As I wrote nearly two years ago — ah, back when blogging was an occasional joy, not a daily slog to assault you with info and insults — fresh huitlacoche is almost impossible to find in restaurants, let alone purchase for home use. You can get good huitlacoche at Oyamel, but even the great José Andrés has to have his corn smut shipped from Florida. And it’s likely frozen for transport.
I don’t think I had ever tasted fresh huitlacoche until Carrie and I visited Chichen-Itza, smack dab in the middle of the Yucatan. We splurged and stayed at the Hacienda Chichen, this gorgeously landscaped resort that will remind you of sprawling Colonial manors and/or Mexican drug lords. The Hacienda has a killer restaurant on premise, under the direction of Mayan chef Josue Cime, who served us one of the best lunches of our vacation.
As an appetizer, I ordered the huitlacoche crepes pictured above. Cime ties the corn smut up in little beggar’s purses, which he surrounds with crema, baby corn, and more of the black-as-oil huitlacoche. The first thing that struck me about the corn fungus was its appearance. It was a soggy mass, without shape or form, totally unrecognizable as maize or corn or any vegetable found in Mesoamerica. I wondered if the kitchen had picked out the pieces that still resembled kernels.
The waiter had warned me that the huitlacoche on the Yucatan would taste unlike anything I had eaten in the states. Well, they apparently taste unlike anything the great food chemist Harold McGee has tried either. In his landmark book, On Food and Cooking, McGee writes the following on huitlacoche:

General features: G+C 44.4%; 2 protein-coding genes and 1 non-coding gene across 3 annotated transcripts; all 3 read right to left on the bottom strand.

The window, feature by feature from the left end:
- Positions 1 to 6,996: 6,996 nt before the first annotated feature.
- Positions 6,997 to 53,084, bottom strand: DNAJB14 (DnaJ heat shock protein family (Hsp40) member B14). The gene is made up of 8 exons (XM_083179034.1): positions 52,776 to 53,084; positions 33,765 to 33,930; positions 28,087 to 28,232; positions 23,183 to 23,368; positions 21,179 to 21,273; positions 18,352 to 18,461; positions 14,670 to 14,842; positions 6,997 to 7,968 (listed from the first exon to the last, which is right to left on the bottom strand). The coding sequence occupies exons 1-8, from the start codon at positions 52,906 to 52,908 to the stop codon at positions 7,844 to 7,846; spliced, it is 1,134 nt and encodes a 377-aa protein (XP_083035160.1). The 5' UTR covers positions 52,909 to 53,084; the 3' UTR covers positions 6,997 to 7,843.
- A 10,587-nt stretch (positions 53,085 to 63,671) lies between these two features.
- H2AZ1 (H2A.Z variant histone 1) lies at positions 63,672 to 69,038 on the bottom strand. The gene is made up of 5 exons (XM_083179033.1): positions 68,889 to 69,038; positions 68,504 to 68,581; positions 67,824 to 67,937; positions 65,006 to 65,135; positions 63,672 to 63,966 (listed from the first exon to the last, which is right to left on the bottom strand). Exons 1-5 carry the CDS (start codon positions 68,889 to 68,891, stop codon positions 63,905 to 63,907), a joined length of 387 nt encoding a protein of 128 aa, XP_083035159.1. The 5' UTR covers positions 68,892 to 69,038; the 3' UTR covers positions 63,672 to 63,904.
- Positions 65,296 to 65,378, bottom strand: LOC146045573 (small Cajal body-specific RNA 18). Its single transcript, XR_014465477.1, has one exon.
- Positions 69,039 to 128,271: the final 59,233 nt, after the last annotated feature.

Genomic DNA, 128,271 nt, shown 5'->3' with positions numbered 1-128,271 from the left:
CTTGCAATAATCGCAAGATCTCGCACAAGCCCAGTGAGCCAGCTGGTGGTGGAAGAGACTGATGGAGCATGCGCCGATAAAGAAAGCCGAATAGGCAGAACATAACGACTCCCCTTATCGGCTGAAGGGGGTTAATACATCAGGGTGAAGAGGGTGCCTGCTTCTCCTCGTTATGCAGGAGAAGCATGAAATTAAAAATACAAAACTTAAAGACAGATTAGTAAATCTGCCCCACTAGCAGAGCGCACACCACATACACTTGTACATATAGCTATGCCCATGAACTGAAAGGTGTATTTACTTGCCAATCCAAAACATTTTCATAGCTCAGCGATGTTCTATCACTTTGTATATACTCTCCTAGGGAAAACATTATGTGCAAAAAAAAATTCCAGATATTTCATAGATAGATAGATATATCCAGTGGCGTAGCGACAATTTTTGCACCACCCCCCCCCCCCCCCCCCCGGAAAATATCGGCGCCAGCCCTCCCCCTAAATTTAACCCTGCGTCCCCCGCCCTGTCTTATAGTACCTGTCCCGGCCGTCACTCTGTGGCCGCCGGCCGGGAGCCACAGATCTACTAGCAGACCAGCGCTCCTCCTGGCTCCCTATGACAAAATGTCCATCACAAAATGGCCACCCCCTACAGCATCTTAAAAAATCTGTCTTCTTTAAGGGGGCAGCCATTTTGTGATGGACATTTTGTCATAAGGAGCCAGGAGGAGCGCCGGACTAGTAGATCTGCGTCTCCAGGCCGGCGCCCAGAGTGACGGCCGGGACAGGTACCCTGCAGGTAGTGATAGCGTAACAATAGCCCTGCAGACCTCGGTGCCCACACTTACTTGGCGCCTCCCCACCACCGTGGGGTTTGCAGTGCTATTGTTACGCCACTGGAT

[Fungus] infects various plant parts, including the kernels in the growing ear, and develops into irregular spongy masses or “galls” that are a combination of greatly enlarged plant cells, nutrient-absorbing fungal threads, and blue-black spores. Fully mature galls are dry, black spore bags. The optimum stage for harvest is two to three weeks after infection, when the galls on a single ear can weigh as much as a pound/500 gm and are about three-quarters black inside. When cooked, these immature galls develop a sweet, savory, woody flavor thanks to glucose, sotolon, and vanillin. [Emphasis mine.]
Cime’s huitlacoche, by contrast, had a woody, earthy, and pronounced sour flavor, which the chef expertly balanced with the sweet crepes. In retrospect, I think it’s possible the sourness might have been introduced during the cooking process, but regardless, the waiter was correct: This huitlacoche tasted unlike anything I had ever sampled before.
It was also so good that it took an act of religious kindness for me to share it with my wife.